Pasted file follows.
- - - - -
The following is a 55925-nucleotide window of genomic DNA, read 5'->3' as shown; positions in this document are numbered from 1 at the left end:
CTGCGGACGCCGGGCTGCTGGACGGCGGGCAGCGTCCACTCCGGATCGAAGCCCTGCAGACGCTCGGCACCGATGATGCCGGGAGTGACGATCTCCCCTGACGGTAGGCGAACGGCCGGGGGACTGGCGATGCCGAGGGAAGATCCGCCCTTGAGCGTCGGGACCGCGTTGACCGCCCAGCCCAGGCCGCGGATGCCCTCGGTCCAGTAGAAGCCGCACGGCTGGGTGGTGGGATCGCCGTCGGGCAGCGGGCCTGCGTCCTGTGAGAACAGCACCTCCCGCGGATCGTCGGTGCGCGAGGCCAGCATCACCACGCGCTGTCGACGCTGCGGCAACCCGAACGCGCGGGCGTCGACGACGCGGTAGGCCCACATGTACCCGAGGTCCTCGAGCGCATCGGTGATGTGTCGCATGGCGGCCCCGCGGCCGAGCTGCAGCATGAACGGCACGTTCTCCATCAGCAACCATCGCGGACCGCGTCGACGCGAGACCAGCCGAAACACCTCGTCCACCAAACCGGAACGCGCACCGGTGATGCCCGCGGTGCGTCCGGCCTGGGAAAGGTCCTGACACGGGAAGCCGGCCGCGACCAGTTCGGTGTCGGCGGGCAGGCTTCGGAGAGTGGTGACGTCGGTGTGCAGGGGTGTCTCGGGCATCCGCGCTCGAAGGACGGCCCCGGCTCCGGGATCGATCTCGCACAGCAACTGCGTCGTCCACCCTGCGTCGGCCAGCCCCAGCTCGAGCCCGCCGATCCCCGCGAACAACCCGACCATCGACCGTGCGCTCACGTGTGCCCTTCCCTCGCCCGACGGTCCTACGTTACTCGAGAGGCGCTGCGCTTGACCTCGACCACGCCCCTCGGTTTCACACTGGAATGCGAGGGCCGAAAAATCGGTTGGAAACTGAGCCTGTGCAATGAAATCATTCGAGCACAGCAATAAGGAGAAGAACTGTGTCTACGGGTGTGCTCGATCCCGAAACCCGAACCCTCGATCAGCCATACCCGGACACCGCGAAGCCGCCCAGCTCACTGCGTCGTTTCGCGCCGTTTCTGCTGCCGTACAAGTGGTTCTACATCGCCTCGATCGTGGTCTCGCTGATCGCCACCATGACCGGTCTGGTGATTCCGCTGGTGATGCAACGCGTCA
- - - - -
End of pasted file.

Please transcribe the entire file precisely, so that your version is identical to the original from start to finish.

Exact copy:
The following is a 55925-nucleotide window of genomic DNA, read 5'->3' as shown; positions in this document are numbered from 1 at the left end:
CTGCGGACGCCGGGCTGCTGGACGGCGGGCAGCGTCCACTCCGGATCGAAGCCCTGCAGACGCTCGGCACCGATGATGCCGGGAGTGACGATCTCCCCTGACGGTAGGCGAACGGCCGGGGGACTGGCGATGCCGAGGGAAGATCCGCCCTTGAGCGTCGGGACCGCGTTGACCGCCCAGCCCAGGCCGCGGATGCCCTCGGTCCAGTAGAAGCCGCACGGCTGGGTGGTGGGATCGCCGTCGGGCAGCGGGCCTGCGTCCTGTGAGAACAGCACCTCCCGCGGATCGTCGGTGCGCGAGGCCAGCATCACCACGCGCTGTCGACGCTGCGGCAACCCGAACGCGCGGGCGTCGACGACGCGGTAGGCCCACATGTACCCGAGGTCCTCGAGCGCATCGGTGATGTGTCGCATGGCGGCCCCGCGGCCGAGCTGCAGCATGAACGGCACGTTCTCCATCAGCAACCATCGCGGACCGCGTCGACGCGAGACCAGCCGAAACACCTCGTCCACCAAACCGGAACGCGCACCGGTGATGCCCGCGGTGCGTCCGGCCTGGGAAAGGTCCTGACACGGGAAGCCGGCCGCGACCAGTTCGGTGTCGGCGGGCAGGCTTCGGAGAGTGGTGACGTCGGTGTGCAGGGGTGTCTCGGGCATCCGCGCTCGAAGGACGGCCCCGGCTCCGGGATCGATCTCGCACAGCAACTGCGTCGTCCACCCTGCGTCGGCCAGCCCCAGCTCGAGCCCGCCGATCCCCGCGAACAACCCGACCATCGACCGTGCGCTCACGTGTGCCCTTCCCTCGCCCGACGGTCCTACGTTACTCGAGAGGCGCTGCGCTTGACCTCGACCACGCCCCTCGGTTTCACACTGGAATGCGAGGGCCGAAAAATCGGTTGGAAACTGAGCCTGTGCAATGAAATCATTCGAGCACAGCAATAAGGAGAAGAACTGTGTCTACGGGTGTGCTCGATCCCGAAACCCGAACCCTCGATCAGCCATACCCGGACACCGCGAAGCCGCCCAGCTCACTGCGTCGTTTCGCGCCGTTTCTGCTGCCGTACAAGTGGTTCTACATCGCCTCGATCGTGGTCTCGCTGATCGCCACCATGACCGGTCTGGTGATTCCGCTGGTGATGCAACGCGTCA